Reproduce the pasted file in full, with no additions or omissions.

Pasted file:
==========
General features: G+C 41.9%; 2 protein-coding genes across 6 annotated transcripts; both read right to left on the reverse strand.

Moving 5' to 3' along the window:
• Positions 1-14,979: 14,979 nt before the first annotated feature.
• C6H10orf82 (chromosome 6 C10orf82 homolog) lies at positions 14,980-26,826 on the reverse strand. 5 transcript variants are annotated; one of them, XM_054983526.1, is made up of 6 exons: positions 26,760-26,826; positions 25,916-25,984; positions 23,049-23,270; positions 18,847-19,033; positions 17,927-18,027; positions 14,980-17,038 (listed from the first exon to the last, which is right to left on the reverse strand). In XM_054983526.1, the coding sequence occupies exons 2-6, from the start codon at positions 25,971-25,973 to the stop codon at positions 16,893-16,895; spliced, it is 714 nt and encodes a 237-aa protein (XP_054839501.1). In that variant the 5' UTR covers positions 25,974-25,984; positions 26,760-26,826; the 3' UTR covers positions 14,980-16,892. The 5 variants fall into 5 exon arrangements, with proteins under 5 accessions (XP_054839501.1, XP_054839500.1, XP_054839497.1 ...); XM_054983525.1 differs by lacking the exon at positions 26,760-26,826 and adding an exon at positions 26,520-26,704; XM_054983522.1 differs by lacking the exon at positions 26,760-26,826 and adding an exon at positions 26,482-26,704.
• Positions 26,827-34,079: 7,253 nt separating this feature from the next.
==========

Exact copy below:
General features: G+C 41.9%; 2 protein-coding genes across 6 annotated transcripts; both read right to left on the reverse strand.

Moving 5' to 3' along the window:
• Positions 1-14,979: 14,979 nt before the first annotated feature.
• C6H10orf82 (chromosome 6 C10orf82 homolog) lies at positions 14,980-26,826 on the reverse strand. 5 transcript variants are annotated; one of them, XM_054983526.1, is made up of 6 exons: positions 26,760-26,826; positions 25,916-25,984; positions 23,049-23,270; positions 18,847-19,033; positions 17,927-18,027; positions 14,980-17,038 (listed from the first exon to the last, which is right to left on the reverse strand). In XM_054983526.1, the coding sequence occupies exons 2-6, from the start codon at positions 25,971-25,973 to the stop codon at positions 16,893-16,895; spliced, it is 714 nt and encodes a 237-aa protein (XP_054839501.1). In that variant the 5' UTR covers positions 25,974-25,984; positions 26,760-26,826; the 3' UTR covers positions 14,980-16,892. The 5 variants fall into 5 exon arrangements, with proteins under 5 accessions (XP_054839501.1, XP_054839500.1, XP_054839497.1 ...); XM_054983525.1 differs by lacking the exon at positions 26,760-26,826 and adding an exon at positions 26,520-26,704; XM_054983522.1 differs by lacking the exon at positions 26,760-26,826 and adding an exon at positions 26,482-26,704.
• Positions 26,827-34,079: 7,253 nt separating this feature from the next.